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Podcast: How to prepare your data for digital transformation

In this podcast with Chris Gorton, EMEA managing director at Syniti, we look at how to optimise data for digital transformation.

We talk about how planning is key, in particular to visualise the future needs of the business and the data it will require, then to plan, prepare, transform and migrate data to achieve those aims.

Gorton also talks about cleansing, harmonisation and migration, as well as preparing the business for the change that will come with digital transformation.

Antony Adshead: What are the key preconditions for dealing with data in a successful digital transformation project?

Gorton: This will probably come as no surprise, but preparation is key.

We often talk about having a data-first thought process and strategy whenever moving into a digital transformation.

So, what we’re essentially trying to educate the market to do and be more thoughtful about is how you bring data into the forefront of how you’re going to meet your digital transformation objectives.

And often people will choose technology to run, whether it’s ERP [enterprise resource planning], B2C [business-to-customer], UX [user experience] – all of these different decisions that they have to make in digital transformation – they lead with the primary technology and data is left as an afterthought.

We’re trying to make people realise that data is integral to the success of digital transformation. I often say to people I’m speaking to – be it in SAP or Oracle, all the systems that make up digital transformation initiatives – all these applications tend to work perfectly until you start to put data into them.

So, why would you park data as the last part of your planning and not bring it to the beginning? You actually use data to inform the design and make sure you can bring the desired outcome, the business value and business benefits.

Optimising data 

What should customers be doing to their data to make it optimal for digital transformation?

Gorton: I have a number of steps that I go through when I’m speaking to an organisation.

The first is, know your data footprint. Organisations collect and amass lots and lots of data. Have you done logical housekeeping; archiving and managing that data down to a suitable size before you even start thinking about transferring that data into its future state.

And then I talk a lot about using and shifting left the complexity in data by what I call “right-to-left mappings”.

Start to look at data in its future data model and future state outside of the target application to understand where there are gaps, [and] test the business requirement.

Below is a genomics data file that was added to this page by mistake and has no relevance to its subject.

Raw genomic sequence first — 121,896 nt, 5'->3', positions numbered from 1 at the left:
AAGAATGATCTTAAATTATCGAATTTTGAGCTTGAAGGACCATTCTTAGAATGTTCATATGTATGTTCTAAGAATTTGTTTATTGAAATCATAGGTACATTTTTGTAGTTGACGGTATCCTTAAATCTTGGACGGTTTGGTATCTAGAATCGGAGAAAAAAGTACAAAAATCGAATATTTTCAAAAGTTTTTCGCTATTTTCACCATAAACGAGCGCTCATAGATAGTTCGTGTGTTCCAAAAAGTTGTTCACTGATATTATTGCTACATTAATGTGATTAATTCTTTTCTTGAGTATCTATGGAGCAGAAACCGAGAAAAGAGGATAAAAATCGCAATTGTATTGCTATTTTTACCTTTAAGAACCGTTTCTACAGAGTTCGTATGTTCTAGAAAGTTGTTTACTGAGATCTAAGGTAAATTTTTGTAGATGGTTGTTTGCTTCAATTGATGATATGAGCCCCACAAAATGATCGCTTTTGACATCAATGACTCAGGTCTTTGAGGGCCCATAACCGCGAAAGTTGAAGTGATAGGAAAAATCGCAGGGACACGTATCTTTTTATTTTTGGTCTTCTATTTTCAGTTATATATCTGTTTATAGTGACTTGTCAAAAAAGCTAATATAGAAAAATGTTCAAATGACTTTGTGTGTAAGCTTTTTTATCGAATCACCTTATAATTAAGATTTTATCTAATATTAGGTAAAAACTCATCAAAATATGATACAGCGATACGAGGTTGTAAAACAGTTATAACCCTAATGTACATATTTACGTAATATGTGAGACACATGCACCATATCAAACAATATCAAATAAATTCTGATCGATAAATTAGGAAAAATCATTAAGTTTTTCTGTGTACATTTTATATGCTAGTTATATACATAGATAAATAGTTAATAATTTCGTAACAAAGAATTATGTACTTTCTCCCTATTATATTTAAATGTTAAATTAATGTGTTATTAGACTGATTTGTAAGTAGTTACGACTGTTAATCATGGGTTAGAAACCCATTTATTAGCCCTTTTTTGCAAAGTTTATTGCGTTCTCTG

Then, as you build confidence around that, you can start to educate the business around what the future looks like; build confidence in the change that’s needed for big digital transformations.

But, more often than not, you can actually start to use data for analytics and smaller business change. For instance, supplier harmonisation. If you can harmonise your suppliers early, why would you not start to use that data to optimise your business ahead of the digital transformation completion?

What are the key phases regarding data for an organisation preparing and carrying out digital transformation?

Gorton: We start with preparation. There are three or four key elements I always talk about.

We talk about right-sizing; making sure the right housekeeping has been done, because you don’t want to take your old data across to your new system if it’s not going to give you any value. There are lots of solutions that are doing different things. You’ve got to do some kind of assessment, there will definitely be cleansing to do, and some kind of harmonisation.

And then you move into the migration phase. There are lots of ways people talk about how you migrate.

In all the different digital transformation states, the reality is that a good-quality business process-driven approach to migration is key.

And I also talk about migration being in some cases a once-in-a-generation opportunity to transform your data at scale. There are so many lessons that can be learned about what was wrong with that data.

So, do the analysis, find out what was wrong, why it was wrong, and make sure that’s built post-go-live into your governance process – be it MDM [mobile device management], data quality, how you’re going to handle GDPR [General Data Protection Regulation], and how you govern around your analytics.

Those are all by-products of how you can become more mature in data but ensure you can be more successful, not only going live in a digital transformation, but then maintaining high data quality as you move forward.

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